Company Begins Sequencing Mouse Genome
ROCKVILLE, MD -- April 6, 2000 -- Celera Genomics (NYSE: CRA), a PE Corporation business, announced today that it has completed the sequencing phase of one person’s genome and will now begin to assemble the sequenced fragments of the genome into their proper order based on new computational advances. Celera began to sequence the human genome seven months ago in September 1999. In addition to assembly, the company will now focus on annotating the sequence information and collecting additional data on genetic variations.
Celera’s whole genome shotgun sequencing technique involves sequencing from both ends of the double stranded cloned DNA. Celera’s accurately paired clone end sequences are a key tool for assembling the genome much more completely than single stranded sequencing methods allow at comparable levels of sequence coverage. Celera’s paired end-sequencing strategy, as part of the whole genome shotgun sequencing technique, has now produced sequence pairs from clones that cover the human genome 11 times. The company believes that 99% of the human genome is represented in the cloned DNA.
Celera’s whole genome sequencing strategy has been validated by the recent publication of the Drosophila melanogaster (fruit fly) genome, the largest genome to be sequenced and assembled to date. Drosophila is a very important model for human biology and medicine. After assembly and annotation, the non-repetitive regions of the Drosophila genome have greater than 99.99% sequence accuracy.
Celera has finished the human genome sequencing phase and has started the assembly of the genome, but the company will continue to perform human sequencing for SNP (single nucleotide polymorphisms) diversity and for gap closure. The SNPs are single letter variations between people that determine susceptibility to disease and the ability to combat illness. A significant feature of Celera’s approach to sequencing the human genome is the use of genetic material from both men and women of various ethnic backgrounds. When Celera completes human SNP sequencing over the next few months, its genomic database will consist of data from six men and women of varying self-identified ethnic backgrounds. This approach should allow Celera to develop a database for studying the genetic variations between individuals at the same time the genome is being deciphered. "Now that we have completed the sequencing of one human being’s genome we will turn our computational power to the task of ordering the human genome," said J. Craig Venter, Ph.D., Celera’s president and chief scientific officer. "We intend to complete and publish the human data in a form that is consistent with the high-quality Drosophila genome that Celera achieved in collaboration with the Berkeley Drosophila Genome Project. This is expected to allow researchers worldwide and our subscribers to utilize our data to make important medical advances."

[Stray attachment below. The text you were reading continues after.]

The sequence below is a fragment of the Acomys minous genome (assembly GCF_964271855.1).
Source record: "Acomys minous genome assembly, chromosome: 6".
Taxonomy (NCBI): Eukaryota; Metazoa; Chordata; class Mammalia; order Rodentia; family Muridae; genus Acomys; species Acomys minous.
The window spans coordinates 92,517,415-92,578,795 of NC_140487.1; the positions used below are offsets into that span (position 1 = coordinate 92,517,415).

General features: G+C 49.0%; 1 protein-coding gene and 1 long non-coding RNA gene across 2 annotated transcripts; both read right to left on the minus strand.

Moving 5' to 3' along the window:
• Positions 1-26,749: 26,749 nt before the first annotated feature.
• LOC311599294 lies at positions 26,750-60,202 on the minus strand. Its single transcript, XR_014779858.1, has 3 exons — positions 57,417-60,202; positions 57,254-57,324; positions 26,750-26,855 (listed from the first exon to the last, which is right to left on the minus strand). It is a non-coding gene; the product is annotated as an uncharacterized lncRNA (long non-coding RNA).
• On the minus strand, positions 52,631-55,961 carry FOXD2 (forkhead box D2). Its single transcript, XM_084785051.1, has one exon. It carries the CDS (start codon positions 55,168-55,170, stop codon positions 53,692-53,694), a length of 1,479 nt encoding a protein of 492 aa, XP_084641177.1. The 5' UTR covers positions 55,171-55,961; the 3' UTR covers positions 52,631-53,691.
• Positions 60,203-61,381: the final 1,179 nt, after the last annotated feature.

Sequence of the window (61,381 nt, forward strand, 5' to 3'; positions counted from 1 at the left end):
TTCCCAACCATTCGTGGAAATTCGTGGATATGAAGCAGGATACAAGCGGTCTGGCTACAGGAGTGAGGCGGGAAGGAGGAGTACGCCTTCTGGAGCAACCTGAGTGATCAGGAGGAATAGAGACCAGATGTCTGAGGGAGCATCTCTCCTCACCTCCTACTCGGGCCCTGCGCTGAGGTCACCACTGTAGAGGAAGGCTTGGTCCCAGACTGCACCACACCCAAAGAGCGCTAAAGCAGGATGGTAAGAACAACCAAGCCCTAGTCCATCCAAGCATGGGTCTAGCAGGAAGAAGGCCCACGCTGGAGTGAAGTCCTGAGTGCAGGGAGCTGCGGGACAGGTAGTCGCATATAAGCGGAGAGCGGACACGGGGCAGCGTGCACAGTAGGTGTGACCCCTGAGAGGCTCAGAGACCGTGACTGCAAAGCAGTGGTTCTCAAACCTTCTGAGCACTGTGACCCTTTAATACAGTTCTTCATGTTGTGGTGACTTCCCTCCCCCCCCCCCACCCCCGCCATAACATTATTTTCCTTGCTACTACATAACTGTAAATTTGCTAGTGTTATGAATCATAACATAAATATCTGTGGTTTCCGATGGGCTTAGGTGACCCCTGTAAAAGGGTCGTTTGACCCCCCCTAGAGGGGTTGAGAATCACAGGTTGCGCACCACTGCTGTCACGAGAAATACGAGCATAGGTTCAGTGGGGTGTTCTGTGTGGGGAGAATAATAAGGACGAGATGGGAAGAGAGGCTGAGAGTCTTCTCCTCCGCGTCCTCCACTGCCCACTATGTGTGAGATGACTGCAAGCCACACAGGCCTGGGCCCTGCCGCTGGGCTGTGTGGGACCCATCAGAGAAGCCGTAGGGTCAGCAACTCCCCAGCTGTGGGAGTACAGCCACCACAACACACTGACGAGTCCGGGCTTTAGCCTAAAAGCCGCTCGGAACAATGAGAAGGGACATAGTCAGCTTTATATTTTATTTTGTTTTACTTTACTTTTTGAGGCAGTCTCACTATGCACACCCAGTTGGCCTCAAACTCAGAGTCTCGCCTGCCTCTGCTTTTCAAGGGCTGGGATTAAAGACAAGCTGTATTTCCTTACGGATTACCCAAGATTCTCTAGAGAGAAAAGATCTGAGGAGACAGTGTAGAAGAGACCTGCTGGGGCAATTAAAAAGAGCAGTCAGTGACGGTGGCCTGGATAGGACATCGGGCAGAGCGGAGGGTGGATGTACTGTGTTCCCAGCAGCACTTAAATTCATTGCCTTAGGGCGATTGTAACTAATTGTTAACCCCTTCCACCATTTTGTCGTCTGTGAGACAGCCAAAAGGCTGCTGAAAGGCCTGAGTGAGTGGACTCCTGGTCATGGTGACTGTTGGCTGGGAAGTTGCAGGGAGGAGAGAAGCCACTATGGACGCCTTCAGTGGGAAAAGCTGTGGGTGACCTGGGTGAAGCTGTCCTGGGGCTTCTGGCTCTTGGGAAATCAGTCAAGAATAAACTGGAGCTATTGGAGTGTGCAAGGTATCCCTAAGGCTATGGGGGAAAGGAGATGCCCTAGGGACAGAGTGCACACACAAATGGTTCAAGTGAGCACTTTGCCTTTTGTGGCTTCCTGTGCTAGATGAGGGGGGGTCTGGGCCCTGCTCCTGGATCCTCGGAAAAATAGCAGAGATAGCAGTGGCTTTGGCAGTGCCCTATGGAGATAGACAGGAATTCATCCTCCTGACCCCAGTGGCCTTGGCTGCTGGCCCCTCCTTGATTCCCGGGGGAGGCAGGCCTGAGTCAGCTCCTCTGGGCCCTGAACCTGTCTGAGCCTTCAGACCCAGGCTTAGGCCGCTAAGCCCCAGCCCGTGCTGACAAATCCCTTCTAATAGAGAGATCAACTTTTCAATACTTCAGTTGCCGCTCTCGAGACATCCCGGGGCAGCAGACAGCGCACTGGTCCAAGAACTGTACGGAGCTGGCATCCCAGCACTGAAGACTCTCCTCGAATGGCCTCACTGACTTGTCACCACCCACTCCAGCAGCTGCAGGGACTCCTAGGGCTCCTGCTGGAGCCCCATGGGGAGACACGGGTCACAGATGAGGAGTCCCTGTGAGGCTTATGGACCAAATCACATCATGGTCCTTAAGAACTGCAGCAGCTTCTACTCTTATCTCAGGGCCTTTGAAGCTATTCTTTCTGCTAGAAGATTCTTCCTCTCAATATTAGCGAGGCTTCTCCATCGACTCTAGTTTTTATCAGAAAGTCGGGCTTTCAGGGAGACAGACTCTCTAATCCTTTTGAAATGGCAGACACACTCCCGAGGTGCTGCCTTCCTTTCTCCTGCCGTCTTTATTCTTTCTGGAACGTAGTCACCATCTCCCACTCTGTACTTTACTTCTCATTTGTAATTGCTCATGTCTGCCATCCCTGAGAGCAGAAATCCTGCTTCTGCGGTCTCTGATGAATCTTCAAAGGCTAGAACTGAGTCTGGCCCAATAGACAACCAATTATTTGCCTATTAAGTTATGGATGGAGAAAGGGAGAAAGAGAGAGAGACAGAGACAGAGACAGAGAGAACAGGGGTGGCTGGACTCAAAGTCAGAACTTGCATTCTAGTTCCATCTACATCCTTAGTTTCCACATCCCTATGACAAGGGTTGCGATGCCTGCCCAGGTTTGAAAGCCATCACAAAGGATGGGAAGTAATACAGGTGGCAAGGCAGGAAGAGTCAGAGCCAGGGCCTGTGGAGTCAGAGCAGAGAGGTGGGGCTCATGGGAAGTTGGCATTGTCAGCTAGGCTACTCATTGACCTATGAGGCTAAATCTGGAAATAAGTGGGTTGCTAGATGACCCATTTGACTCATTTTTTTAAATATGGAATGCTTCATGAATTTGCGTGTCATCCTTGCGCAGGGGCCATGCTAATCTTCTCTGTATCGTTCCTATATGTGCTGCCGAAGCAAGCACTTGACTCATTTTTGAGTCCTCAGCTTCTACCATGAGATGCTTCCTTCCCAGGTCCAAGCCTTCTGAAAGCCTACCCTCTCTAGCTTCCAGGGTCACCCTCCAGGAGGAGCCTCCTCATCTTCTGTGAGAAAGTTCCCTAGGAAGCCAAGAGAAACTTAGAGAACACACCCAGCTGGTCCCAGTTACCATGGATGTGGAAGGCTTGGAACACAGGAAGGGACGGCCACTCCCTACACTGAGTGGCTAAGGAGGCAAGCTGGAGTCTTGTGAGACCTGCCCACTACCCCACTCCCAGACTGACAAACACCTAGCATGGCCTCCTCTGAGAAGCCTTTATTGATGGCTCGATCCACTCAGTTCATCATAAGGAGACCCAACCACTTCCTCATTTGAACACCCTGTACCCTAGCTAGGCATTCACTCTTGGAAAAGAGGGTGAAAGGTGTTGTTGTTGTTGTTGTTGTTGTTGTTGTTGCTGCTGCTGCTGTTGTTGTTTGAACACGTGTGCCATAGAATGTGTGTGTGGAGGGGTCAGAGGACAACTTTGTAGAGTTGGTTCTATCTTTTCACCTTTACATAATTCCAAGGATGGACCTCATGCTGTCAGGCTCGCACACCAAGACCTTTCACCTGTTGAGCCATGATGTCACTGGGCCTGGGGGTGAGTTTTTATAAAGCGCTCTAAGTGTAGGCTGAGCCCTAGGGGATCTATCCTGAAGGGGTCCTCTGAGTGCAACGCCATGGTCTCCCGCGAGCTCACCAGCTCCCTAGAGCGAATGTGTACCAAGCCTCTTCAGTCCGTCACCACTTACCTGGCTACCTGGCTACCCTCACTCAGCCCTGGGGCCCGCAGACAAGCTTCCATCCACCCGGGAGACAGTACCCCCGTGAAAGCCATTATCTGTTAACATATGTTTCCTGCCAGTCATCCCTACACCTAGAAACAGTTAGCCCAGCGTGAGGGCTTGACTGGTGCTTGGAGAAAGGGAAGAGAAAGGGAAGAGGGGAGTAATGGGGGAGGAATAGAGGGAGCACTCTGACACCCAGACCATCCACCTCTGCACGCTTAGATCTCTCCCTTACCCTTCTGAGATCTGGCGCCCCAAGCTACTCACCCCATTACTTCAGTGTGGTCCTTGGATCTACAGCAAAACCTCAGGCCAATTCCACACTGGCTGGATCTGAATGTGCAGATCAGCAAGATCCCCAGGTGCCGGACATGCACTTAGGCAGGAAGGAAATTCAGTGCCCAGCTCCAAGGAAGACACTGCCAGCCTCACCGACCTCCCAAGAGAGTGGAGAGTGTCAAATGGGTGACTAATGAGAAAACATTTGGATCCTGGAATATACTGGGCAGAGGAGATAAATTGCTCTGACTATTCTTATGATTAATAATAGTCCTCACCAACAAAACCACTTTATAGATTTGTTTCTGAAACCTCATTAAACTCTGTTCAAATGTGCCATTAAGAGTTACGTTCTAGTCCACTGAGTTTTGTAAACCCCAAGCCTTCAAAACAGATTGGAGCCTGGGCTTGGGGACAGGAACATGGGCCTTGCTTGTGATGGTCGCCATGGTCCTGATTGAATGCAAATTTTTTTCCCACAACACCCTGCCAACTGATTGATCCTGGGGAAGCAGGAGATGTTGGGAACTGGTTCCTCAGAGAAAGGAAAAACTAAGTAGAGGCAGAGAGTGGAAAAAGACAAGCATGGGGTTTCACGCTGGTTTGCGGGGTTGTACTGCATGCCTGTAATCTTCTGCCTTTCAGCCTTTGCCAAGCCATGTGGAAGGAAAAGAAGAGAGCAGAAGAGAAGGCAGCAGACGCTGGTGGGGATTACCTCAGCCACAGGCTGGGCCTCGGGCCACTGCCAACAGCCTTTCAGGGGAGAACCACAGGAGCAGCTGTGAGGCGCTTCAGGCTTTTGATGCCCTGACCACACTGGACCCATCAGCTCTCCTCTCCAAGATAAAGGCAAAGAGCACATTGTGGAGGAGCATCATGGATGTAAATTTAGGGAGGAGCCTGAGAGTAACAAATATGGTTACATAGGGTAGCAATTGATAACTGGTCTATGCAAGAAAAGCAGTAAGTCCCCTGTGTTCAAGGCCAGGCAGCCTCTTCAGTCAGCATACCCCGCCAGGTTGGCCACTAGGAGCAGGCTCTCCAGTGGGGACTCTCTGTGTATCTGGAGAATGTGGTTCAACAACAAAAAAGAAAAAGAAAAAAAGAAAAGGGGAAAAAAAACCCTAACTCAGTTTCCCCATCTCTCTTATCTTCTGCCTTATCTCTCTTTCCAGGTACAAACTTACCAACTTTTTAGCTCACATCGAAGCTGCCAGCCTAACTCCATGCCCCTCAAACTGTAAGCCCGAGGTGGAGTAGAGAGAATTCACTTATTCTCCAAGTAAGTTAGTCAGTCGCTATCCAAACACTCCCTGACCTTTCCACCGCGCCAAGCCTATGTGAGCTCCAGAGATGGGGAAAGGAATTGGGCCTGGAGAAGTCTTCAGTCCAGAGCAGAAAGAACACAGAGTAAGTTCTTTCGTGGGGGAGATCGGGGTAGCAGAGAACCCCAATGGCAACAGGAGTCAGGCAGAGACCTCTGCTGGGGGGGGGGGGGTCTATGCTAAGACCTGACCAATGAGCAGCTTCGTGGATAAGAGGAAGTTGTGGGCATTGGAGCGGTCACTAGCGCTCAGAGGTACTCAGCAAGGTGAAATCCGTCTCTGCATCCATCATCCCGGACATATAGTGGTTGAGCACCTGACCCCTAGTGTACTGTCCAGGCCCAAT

Celera Starts Mouse Genome Project
Celera has now begun the mouse genome project, which is of critical importance to biomedical researchers using the mouse as a model for studies of human biology and medicine. A key feature of Celera’s business model will be the ability to compare genomes from various organisms (comparative genomics). The comparison of the mouse, Drosophila, and human genomes is expected to open many new avenues of research into the mechanisms of gene conservation and regulation, which could lead to a better understanding of gene function and disease.
* Human Genome:
On January 10, 2000, Celera announced it had compiled data covering 90% of the human genome. With the announcement today, Celera is on target to complete the assembly and annotation of the human genome later this year.
* Drosophila melanogaster Genome:
On December 30, 1999, Celera completed the release of the Drosophila genome sequence to the public data bank. After doing extensive scientific analysis in conjunction with the Berkeley Drosophila Genome Project (BDGP) and other collaborators, Celera and the public collaborators published the manuscripts in the scientific journal Science on March 24, 2000. Celera and its collaborators have identified nearly 14,000 genes in the genome, many in commercially important protein families, which should prove valuable in developing new therapeutics and insecticides. Drosophila is the largest genome sequenced to date, and is the first insect and the first organism with a central nervous system to be sequenced.
PE Corporation currently comprises two operating groups. Celera Genomics Group, headquartered in Rockville, MD, intends to become the definitive source of genomic and related medical information. PE Biosystems Group (NYSE: PEB), headquartered in Foster City, CA and with sales of $1.2 billion during fiscal 1999, develops and markets instrument-based systems, reagents, software, and contract related services to the life science industry and research community. Information about the company, including consolidated financial statements of PE Corporation, is available on the World Wide Web at http://www.pecorporation.com or by phoning (800) 762-6923.
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